In spite of all the obvious benefits, enterprise social projects fail more often than not. Here's why.
TIBCO's enterprise social software tibbr now has full support for the iPhone 5, BlackBerry 10 platform, and several new Android devices.
The technology landscape is going through one of its periodic upheavals, as several big trends -- mobile devices, cloud computing, and decentralized social collaboration -- come together. As these consumer products and ideas move into the workplace, some epic battles are underway. Their outcome will shape the next 20 years of the workplace.
CITEworld talked with numerous IT professionals and business leaders over the past few months about how their enterprises implemented various social, mobile and cloud projects emanating from the consumerization trend sweeping the workplace. All of their stories have been interesting, and all report notable and sometimes transformative improvements in how their organizations do business and interact with customers. Here is some distilled wisdom passed on from three of these enterprise consumerization pioneers.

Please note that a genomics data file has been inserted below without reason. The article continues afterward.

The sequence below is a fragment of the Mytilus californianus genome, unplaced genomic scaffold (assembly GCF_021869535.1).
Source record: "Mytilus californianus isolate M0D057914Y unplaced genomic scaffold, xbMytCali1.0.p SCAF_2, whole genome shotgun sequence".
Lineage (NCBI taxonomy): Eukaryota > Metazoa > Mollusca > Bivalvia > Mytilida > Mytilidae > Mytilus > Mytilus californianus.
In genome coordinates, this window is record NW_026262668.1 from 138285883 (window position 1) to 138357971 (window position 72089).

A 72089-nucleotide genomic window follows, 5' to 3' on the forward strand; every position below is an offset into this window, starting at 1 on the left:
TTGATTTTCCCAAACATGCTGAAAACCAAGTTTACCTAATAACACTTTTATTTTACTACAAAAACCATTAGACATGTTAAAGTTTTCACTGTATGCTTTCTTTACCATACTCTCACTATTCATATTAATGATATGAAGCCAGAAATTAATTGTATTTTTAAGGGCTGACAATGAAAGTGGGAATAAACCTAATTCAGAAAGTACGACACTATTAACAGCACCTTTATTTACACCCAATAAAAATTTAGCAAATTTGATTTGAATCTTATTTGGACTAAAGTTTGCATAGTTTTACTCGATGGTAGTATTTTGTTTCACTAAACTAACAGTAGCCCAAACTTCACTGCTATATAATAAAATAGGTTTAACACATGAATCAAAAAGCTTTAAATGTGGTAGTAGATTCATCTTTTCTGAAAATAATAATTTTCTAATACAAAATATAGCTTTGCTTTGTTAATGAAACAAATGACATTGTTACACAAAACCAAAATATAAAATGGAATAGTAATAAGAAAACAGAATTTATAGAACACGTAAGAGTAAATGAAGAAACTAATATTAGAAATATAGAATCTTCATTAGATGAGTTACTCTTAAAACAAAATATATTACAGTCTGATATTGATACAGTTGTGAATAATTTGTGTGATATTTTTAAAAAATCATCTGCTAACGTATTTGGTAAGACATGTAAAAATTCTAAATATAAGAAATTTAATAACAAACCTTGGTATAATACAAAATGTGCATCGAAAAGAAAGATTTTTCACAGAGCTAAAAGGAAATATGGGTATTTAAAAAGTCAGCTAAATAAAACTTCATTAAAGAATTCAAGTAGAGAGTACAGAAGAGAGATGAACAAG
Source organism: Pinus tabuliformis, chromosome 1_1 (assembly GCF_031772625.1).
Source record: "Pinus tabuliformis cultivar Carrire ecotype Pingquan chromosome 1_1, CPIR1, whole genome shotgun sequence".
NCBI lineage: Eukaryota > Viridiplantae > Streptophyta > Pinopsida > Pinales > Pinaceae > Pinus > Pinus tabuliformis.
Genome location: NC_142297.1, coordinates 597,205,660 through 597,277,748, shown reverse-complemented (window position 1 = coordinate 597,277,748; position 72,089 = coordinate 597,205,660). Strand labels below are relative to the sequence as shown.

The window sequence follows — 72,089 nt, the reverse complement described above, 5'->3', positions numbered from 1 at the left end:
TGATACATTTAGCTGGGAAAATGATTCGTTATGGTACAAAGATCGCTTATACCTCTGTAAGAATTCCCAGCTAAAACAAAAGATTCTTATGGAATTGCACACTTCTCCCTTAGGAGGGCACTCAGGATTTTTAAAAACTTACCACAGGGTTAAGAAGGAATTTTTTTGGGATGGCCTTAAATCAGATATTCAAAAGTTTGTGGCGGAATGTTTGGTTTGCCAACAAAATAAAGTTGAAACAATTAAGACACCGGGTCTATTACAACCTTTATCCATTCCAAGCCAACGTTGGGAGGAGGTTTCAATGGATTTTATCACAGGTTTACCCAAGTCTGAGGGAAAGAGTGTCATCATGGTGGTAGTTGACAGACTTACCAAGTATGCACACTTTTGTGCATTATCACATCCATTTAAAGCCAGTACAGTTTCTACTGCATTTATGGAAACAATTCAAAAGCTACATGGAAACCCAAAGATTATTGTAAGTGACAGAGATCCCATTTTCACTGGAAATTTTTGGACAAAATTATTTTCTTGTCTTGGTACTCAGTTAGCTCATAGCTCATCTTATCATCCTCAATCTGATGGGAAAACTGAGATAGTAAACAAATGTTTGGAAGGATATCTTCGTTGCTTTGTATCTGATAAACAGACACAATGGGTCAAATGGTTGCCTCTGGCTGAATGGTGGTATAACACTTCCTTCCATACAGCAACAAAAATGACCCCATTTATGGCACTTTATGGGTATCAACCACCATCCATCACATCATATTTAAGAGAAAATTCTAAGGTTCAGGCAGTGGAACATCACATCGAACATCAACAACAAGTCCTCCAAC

Computer maker Dell uses a social community platform to engage with and inform existing and potential customers. And while "selling" on Dell's TechCenter is prohibited, the social platform's growing popularity is translating into more revenue.
Analytics is about more than counting users, posts, searches, and so forth. How many relationships are forged? How many experts are identified? How much more innovative is the company? How much is communication improved? That's where the real value of enterprise social networks can be found.